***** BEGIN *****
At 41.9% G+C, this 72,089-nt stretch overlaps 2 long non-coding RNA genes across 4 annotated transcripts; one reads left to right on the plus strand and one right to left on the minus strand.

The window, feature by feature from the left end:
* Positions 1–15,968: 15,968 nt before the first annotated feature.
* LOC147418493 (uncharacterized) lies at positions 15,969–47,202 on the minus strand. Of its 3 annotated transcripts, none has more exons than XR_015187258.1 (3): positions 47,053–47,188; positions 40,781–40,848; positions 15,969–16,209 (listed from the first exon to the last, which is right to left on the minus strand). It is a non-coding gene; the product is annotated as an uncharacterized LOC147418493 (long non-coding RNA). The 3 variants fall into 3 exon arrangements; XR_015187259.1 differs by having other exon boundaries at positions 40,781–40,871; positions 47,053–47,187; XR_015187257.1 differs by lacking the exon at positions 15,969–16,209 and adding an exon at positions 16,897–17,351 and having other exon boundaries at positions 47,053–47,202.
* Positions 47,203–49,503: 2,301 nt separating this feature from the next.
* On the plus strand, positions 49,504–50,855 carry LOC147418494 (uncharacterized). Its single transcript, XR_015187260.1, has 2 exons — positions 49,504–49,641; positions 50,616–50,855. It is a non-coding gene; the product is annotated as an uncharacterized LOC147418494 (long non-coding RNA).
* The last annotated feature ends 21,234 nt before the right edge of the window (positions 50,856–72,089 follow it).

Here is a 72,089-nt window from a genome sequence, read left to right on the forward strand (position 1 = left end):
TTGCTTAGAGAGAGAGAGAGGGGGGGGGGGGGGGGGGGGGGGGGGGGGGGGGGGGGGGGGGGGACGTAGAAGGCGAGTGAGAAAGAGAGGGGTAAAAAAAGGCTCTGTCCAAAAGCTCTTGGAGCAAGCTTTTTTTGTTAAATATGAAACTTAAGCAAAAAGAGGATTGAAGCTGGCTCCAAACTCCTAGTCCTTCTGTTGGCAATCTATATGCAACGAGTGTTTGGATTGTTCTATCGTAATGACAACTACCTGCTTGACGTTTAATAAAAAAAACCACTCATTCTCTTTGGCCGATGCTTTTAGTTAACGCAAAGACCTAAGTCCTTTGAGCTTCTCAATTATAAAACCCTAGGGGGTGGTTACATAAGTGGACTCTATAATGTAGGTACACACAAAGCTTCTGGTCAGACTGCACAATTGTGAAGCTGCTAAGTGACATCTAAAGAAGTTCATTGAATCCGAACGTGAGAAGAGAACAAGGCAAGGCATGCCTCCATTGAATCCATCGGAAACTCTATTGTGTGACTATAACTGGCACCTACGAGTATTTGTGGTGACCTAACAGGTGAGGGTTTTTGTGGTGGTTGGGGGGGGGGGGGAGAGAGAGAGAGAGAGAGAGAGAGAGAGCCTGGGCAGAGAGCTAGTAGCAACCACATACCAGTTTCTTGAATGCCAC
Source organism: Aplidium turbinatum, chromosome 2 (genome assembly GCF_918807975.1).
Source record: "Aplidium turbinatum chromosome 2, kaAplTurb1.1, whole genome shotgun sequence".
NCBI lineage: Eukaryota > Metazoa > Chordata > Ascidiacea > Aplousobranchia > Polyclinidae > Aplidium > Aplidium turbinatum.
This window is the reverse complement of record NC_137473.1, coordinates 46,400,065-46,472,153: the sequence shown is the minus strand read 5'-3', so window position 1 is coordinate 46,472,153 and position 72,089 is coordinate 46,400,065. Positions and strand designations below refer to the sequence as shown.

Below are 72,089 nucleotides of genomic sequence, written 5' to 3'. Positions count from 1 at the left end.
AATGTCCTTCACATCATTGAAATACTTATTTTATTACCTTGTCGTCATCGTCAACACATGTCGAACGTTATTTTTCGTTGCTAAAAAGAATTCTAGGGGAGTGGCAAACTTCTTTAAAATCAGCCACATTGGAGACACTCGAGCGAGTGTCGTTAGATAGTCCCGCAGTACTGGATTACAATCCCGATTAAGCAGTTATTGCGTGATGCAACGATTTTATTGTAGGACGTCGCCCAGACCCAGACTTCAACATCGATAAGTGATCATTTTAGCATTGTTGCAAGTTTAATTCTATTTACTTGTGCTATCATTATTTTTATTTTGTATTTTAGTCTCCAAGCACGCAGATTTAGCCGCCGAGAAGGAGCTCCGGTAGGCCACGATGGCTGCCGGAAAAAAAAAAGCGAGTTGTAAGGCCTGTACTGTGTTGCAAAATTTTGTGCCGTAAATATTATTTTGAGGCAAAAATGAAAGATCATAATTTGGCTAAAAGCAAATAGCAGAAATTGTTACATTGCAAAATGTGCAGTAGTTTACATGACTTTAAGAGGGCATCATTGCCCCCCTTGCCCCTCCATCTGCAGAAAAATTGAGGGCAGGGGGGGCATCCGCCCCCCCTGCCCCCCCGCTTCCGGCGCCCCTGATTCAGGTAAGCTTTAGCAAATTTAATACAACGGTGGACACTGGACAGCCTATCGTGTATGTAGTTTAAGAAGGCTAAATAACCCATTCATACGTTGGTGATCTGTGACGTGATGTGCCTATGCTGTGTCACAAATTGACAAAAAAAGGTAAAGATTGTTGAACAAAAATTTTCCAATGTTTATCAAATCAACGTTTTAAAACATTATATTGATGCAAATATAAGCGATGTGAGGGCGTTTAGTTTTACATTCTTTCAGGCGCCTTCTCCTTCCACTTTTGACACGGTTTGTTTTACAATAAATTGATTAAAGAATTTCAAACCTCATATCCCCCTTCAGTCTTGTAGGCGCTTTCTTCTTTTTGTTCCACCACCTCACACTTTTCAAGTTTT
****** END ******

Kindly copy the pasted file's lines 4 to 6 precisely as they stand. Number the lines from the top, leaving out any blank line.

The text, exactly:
* LOC147418493 (uncharacterized) lies at positions 15,969–47,202 on the minus strand. Of its 3 annotated transcripts, none has more exons than XR_015187258.1 (3): positions 47,053–47,188; positions 40,781–40,848; positions 15,969–16,209 (listed from the first exon to the last, which is right to left on the minus strand). It is a non-coding gene; the product is annotated as an uncharacterized LOC147418493 (long non-coding RNA). The 3 variants fall into 3 exon arrangements; XR_015187259.1 differs by having other exon boundaries at positions 40,781–40,871; positions 47,053–47,187; XR_015187257.1 differs by lacking the exon at positions 15,969–16,209 and adding an exon at positions 16,897–17,351 and having other exon boundaries at positions 47,053–47,202.
* Positions 47,203–49,503: 2,301 nt separating this feature from the next.
* On the plus strand, positions 49,504–50,855 carry LOC147418494 (uncharacterized). Its single transcript, XR_015187260.1, has 2 exons — positions 49,504–49,641; positions 50,616–50,855. It is a non-coding gene; the product is annotated as an uncharacterized LOC147418494 (long non-coding RNA).